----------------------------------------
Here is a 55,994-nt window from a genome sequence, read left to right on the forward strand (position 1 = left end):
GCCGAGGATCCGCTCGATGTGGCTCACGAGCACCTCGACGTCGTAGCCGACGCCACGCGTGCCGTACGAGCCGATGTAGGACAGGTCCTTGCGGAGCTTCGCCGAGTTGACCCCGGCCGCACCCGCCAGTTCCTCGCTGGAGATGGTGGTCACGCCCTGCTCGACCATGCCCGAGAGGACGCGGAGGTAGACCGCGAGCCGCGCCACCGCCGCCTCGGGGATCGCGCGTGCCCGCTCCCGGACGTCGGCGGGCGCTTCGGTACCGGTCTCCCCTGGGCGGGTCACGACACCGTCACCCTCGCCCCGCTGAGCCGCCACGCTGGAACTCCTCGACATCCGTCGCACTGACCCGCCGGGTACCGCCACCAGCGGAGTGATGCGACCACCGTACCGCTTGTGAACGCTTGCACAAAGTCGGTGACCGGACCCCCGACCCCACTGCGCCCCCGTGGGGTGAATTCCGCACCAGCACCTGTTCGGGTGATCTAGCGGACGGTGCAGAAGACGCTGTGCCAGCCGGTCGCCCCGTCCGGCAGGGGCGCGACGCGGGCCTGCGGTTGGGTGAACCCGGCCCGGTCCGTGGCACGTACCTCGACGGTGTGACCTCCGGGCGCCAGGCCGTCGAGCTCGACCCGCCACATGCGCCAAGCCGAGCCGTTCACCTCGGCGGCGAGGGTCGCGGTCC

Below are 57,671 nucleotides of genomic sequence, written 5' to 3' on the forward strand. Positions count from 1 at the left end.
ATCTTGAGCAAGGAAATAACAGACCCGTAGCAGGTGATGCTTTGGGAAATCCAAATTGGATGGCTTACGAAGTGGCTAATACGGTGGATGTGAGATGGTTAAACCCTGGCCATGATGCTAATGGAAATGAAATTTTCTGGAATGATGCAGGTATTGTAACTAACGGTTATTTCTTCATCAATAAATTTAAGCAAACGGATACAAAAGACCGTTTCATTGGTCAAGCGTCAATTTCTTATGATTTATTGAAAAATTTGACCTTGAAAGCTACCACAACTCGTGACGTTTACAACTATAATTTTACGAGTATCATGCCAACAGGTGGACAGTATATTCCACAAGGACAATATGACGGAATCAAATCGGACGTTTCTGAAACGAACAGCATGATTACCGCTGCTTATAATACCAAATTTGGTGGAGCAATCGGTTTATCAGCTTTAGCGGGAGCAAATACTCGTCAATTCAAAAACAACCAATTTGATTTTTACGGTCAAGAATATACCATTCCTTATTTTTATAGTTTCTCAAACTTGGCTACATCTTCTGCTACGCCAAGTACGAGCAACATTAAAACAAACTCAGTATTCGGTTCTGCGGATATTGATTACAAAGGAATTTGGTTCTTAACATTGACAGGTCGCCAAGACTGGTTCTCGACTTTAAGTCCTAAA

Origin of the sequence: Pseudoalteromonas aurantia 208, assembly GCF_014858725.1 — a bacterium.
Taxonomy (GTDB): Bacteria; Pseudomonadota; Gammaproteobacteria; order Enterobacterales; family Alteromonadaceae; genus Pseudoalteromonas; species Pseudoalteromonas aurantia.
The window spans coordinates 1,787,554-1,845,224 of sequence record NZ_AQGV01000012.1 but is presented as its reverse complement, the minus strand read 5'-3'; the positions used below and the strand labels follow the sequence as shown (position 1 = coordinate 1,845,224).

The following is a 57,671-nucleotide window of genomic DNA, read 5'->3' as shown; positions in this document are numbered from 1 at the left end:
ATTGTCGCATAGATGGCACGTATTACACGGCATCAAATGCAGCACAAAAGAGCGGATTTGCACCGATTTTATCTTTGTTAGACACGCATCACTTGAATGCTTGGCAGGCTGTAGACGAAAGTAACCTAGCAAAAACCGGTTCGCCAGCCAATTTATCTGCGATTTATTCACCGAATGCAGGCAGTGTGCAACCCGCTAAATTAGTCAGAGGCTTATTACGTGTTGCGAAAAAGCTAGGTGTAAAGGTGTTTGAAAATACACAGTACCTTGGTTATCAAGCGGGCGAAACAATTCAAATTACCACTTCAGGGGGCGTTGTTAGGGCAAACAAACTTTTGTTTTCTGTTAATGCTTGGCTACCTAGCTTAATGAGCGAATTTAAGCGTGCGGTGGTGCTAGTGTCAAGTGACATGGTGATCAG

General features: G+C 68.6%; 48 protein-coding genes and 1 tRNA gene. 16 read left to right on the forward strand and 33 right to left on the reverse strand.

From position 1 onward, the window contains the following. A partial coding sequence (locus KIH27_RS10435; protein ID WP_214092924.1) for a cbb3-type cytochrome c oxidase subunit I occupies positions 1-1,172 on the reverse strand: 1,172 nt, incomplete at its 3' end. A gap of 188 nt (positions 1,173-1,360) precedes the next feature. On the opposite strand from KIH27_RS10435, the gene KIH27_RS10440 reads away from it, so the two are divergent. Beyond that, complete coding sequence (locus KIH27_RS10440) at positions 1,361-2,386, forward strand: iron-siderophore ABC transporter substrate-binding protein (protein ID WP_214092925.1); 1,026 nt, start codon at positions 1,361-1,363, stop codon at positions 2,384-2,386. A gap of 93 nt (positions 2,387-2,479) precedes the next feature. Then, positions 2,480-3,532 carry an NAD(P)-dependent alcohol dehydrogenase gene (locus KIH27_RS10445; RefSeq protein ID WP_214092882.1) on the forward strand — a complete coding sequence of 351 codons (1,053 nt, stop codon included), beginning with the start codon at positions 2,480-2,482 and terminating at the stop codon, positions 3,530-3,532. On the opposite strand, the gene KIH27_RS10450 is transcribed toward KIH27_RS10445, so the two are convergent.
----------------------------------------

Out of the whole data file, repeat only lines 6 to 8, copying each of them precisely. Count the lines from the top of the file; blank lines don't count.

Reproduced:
Taxonomy (GTDB): Bacteria; Pseudomonadota; Gammaproteobacteria; order Enterobacterales; family Alteromonadaceae; genus Pseudoalteromonas; species Pseudoalteromonas aurantia.
The window spans coordinates 1,787,554-1,845,224 of sequence record NZ_AQGV01000012.1 but is presented as its reverse complement, the minus strand read 5'-3'; the positions used below and the strand labels follow the sequence as shown (position 1 = coordinate 1,845,224).

The following is a 57,671-nucleotide window of genomic DNA, read 5'->3' as shown; positions in this document are numbered from 1 at the left end: